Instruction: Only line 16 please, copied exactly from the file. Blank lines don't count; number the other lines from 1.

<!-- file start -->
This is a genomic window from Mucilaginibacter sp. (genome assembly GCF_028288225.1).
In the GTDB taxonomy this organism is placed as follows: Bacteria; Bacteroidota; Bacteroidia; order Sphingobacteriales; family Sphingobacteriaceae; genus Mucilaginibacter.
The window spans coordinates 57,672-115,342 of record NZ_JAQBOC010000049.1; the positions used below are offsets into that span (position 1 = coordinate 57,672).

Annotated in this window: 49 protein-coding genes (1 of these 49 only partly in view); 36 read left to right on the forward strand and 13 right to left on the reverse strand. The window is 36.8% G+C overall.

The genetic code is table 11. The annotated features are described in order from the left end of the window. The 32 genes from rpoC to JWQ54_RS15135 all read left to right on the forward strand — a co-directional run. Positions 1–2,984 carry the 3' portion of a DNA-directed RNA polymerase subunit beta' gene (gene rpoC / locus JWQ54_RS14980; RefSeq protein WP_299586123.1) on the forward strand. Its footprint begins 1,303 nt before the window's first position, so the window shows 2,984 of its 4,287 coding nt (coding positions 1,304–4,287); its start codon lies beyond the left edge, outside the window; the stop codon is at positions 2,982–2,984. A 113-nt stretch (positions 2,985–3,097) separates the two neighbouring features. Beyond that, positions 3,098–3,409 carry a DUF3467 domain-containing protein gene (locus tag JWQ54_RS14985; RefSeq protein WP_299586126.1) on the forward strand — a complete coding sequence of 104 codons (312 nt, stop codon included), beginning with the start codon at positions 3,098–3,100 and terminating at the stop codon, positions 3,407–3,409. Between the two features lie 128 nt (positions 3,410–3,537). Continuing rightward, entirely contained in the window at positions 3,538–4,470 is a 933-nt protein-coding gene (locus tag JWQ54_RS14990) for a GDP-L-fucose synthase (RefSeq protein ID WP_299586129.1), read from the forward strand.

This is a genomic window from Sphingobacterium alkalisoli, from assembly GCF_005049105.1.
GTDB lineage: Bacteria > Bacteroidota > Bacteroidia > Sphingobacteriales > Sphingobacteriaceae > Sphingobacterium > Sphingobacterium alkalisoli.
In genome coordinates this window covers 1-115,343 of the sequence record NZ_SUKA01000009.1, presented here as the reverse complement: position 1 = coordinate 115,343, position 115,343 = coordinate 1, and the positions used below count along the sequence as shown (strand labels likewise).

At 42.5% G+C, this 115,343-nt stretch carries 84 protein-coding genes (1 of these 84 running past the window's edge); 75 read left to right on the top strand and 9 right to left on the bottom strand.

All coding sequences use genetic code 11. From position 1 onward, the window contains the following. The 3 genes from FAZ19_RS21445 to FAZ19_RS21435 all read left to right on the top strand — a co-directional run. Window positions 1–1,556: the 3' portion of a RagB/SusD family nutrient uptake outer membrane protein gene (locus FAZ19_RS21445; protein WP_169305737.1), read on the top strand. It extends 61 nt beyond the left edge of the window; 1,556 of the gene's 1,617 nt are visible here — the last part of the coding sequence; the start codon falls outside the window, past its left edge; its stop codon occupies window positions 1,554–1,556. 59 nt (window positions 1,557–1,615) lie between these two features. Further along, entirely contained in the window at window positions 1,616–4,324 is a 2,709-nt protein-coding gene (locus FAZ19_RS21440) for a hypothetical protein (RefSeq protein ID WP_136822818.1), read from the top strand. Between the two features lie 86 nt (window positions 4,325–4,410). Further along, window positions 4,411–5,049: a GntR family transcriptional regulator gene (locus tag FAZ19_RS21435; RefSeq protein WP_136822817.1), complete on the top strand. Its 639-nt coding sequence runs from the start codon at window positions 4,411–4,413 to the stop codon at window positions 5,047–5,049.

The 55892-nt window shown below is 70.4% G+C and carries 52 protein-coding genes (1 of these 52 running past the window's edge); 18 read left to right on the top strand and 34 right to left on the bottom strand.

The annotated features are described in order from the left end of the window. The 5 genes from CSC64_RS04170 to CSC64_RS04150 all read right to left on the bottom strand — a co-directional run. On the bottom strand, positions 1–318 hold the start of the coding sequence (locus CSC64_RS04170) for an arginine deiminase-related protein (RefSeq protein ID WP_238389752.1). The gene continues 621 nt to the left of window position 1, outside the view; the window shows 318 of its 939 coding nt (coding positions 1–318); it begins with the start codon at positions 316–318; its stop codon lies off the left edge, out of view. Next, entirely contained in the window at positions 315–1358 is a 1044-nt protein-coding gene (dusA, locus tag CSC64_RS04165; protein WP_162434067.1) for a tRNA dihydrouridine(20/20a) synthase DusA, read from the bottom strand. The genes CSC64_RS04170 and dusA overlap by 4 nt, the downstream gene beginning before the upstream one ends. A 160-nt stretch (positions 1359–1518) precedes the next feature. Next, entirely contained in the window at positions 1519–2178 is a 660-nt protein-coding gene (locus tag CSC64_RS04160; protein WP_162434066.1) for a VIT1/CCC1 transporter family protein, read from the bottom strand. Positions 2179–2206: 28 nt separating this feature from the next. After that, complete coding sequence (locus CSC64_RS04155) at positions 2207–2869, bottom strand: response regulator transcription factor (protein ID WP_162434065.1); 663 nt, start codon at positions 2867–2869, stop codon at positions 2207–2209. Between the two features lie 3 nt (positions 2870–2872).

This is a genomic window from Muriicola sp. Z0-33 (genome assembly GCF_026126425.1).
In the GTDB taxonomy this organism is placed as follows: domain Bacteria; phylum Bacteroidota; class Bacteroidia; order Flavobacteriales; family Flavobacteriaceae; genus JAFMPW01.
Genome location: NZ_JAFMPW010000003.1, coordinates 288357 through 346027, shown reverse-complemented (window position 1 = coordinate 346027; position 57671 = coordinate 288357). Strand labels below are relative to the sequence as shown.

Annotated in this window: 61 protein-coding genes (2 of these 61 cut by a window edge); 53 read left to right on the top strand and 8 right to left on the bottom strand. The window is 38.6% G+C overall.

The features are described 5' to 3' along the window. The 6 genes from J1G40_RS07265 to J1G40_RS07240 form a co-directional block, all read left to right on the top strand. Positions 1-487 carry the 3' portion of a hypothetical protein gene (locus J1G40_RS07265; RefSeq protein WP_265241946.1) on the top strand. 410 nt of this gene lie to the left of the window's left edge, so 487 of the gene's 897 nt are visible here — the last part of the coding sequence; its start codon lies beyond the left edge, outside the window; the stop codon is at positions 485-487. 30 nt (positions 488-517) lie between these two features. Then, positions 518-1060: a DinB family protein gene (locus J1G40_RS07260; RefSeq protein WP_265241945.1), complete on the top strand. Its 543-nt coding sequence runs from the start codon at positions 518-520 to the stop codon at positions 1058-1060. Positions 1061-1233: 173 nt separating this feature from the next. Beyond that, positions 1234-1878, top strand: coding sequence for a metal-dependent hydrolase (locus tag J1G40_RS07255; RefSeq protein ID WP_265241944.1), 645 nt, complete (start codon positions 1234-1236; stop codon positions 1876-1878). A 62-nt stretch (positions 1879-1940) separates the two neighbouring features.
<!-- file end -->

Annotated in this window: 61 protein-coding genes (2 of these 61 cut by a window edge); 53 read left to right on the top strand and 8 right to left on the bottom strand. The window is 38.6% G+C overall.